I understand that they are travelling far and wide and I am fiercely passionate about lorries not being on such tight schedules that they risk lives, but at the same time, people have things to do beside wait for a towel delivery. 

Don't tell me I have to book the day off work Tuesday because that's the day you can deliver, and then tell me at 9pm on Tuesday that you won't make it until Thursday. 

Does anybody else feel an uncontrollable wave of rage that this happens every single day across the country?! How do these companies function? How do people ever have things delivered? 

We had to just cancel one order in the end because three separate days they said they had 'attempted a delivery' but failed, despite the fact that we had been in all day. 

Dale doesn't mind. 

"They do function. They function and make money because this is how it has worked for years," is what he says calmly as I pull out my laptop just a little bit too aggressively and begin vigorously typing another complaint email. 

Despite his complacency, we as a household have decided to boycott online shopping. Haven't we Dale? 

*He's looking at me blankly.*

3) Flat Pack Furniture is not as fun as it sounds. 

Over the years I have quite often heard radio shout outs for people staying in on a Saturday night to build their new bed/wardrobe/chest of drawers, and I have always thought 'what a lovely excuse for a night in. It sounds quite fun.' 

I do like having a to do list, and I like working hard and being able to look at something I have produced (hence the creation of my blog), so you'd think it would be right up my street. 

It's not. 

In my head I always imagined having a takeaway, the radio on, following instructions and proudly watching as the results come together. 

Actually what happens is that everything is delivered so far apart, and everything takes so long to build, that if we had a takeaway every time we built something we wouldn't fit through the front door anymore, let alone afford the rent.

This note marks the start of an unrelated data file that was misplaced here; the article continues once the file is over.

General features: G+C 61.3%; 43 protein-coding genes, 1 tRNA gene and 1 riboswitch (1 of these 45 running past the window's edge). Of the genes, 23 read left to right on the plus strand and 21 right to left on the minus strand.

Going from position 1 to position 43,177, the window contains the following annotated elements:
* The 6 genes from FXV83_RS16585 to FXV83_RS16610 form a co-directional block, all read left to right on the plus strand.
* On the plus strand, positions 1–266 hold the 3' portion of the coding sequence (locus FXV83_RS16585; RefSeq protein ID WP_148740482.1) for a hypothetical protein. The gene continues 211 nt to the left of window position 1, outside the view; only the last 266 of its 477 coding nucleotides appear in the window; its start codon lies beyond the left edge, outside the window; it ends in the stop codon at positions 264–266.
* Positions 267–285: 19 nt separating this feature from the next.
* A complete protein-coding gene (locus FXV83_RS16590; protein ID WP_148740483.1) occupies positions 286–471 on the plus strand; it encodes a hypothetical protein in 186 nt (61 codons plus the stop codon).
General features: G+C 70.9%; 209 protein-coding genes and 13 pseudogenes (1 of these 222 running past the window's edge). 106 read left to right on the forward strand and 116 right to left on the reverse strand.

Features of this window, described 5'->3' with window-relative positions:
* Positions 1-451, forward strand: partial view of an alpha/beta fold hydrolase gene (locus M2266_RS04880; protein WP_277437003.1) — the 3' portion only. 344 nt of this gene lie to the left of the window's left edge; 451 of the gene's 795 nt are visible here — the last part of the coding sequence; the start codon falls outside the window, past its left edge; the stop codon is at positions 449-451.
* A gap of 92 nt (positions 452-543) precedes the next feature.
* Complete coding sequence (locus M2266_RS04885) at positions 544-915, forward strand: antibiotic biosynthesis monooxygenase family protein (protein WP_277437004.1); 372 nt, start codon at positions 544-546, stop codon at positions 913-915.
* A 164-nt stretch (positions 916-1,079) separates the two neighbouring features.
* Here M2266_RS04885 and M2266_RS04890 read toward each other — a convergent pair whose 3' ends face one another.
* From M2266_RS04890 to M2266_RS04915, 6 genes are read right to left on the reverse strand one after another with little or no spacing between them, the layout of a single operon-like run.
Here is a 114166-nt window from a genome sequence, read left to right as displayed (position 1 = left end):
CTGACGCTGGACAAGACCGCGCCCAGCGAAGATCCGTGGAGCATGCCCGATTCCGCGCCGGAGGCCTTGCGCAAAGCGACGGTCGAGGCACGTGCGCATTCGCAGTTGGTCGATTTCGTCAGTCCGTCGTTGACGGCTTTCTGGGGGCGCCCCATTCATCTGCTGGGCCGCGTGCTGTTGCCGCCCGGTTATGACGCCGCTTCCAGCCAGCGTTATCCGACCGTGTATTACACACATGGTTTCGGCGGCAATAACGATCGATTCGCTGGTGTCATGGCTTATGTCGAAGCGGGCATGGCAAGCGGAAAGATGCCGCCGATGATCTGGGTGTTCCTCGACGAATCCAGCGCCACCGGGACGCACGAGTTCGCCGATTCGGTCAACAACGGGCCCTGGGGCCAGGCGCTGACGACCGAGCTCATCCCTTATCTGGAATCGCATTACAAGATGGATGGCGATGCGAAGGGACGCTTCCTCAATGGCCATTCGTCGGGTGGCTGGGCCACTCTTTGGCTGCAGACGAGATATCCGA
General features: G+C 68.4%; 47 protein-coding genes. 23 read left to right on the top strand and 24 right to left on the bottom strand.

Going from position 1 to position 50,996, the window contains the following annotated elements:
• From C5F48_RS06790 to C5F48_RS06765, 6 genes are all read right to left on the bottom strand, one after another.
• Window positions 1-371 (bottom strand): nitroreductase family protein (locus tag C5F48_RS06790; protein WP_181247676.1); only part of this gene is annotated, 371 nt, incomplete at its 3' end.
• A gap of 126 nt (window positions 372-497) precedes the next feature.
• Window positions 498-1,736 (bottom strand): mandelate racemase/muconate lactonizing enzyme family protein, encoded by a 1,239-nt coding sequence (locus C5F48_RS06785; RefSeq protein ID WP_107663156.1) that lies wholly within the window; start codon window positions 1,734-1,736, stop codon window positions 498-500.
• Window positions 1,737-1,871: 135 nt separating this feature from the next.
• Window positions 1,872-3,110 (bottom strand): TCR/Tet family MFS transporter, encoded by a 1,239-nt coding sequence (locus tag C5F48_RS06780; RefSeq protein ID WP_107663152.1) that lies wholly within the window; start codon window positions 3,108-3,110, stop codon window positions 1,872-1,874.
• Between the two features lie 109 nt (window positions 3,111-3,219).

So, genuinely, last night we had a building furniture snack of carrots and broccoli. 

The instructions don't really make any sense. 

You're not sure that you want to risk interpreting the coded diagrams wrongly in stage one in case you get to stage four before you realise your mistake, but unless you decide something you can't get anything done. 

The second person also rarely has much to do, so I found myself staring absent mindedly and chewing on carrots for at least half of the time that I was 'helping' build the bed. 

And it's never ending. 

Also, this might be just us, but has anyone else ever had to add in an additional step to their DIY involving super glue? 

Chapter Five: What I have learnt about myself. 

1) I do have a Cadbury's Creme Egg problem. 

It's something that I was always vaguely aware of- but it's not until you live with one person and one person only, who is providing you with almost permanent attention, that you realise which of your habits are issues. 

It was when Dale eventually mentioned that he had found some receipts lying around that he was concerned about that I realised my struggle is real. I am addicted to Cadbury's Creme Eggs. 

Be kind, please. This is always a tricky time of year for those of us belonging to CCE Anonymous. 

2) It turns out my dream was always achievable.

For the past few months I have insisted that this is all too good to be true. Dale and I? Living together? In a beautiful flat that we can afford? Near my friends and family? Near the job I love? No way, something is going to go drastically wrong.

Except, (and I hate to curse it here), it hasn't.

This is it, this is life now.

I wake up to that gorgeous face every single day, and I feel so overwhelmed with happiness at every tiny thing- at being able to moan about building furniture and stupid delivery companies, at being able to go to work knowing that no matter what goes wrong I will be back at home with the best person in the world this evening, at seeing his toothbrush in the little white cup that we chose together, and the Toy Story mugs that he so proudly chose sitting in the cupboard.

And the world hasn't stopped.